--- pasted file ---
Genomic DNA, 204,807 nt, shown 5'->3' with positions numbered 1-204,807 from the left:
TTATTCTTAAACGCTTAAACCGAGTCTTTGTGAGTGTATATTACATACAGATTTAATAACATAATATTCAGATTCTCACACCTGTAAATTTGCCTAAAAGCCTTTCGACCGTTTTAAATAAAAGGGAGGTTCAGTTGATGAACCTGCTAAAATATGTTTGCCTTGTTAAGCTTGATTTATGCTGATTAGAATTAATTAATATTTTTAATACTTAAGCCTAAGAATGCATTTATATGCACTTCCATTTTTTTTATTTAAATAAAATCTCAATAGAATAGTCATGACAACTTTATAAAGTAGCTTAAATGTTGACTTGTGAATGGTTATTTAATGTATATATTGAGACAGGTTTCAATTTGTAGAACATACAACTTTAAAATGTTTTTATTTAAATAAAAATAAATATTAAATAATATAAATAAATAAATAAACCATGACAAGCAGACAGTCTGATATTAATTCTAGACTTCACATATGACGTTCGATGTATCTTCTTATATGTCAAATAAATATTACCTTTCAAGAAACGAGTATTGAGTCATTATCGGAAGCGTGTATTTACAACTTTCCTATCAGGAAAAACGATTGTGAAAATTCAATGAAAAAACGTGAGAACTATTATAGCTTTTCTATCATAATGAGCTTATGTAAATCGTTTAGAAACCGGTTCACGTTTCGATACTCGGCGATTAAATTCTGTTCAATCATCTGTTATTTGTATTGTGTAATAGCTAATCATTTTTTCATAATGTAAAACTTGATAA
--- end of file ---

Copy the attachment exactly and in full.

Genomic DNA, 204,807 nt, shown 5'->3' with positions numbered 1-204,807 from the left:
TTATTCTTAAACGCTTAAACCGAGTCTTTGTGAGTGTATATTACATACAGATTTAATAACATAATATTCAGATTCTCACACCTGTAAATTTGCCTAAAAGCCTTTCGACCGTTTTAAATAAAAGGGAGGTTCAGTTGATGAACCTGCTAAAATATGTTTGCCTTGTTAAGCTTGATTTATGCTGATTAGAATTAATTAATATTTTTAATACTTAAGCCTAAGAATGCATTTATATGCACTTCCATTTTTTTTATTTAAATAAAATCTCAATAGAATAGTCATGACAACTTTATAAAGTAGCTTAAATGTTGACTTGTGAATGGTTATTTAATGTATATATTGAGACAGGTTTCAATTTGTAGAACATACAACTTTAAAATGTTTTTATTTAAATAAAAATAAATATTAAATAATATAAATAAATAAATAAACCATGACAAGCAGACAGTCTGATATTAATTCTAGACTTCACATATGACGTTCGATGTATCTTCTTATATGTCAAATAAATATTACCTTTCAAGAAACGAGTATTGAGTCATTATCGGAAGCGTGTATTTACAACTTTCCTATCAGGAAAAACGATTGTGAAAATTCAATGAAAAAACGTGAGAACTATTATAGCTTTTCTATCATAATGAGCTTATGTAAATCGTTTAGAAACCGGTTCACGTTTCGATACTCGGCGATTAAATTCTGTTCAATCATCTGTTATTTGTATTGTGTAATAGCTAATCATTTTTTCATAATGTAAAACTTGATAA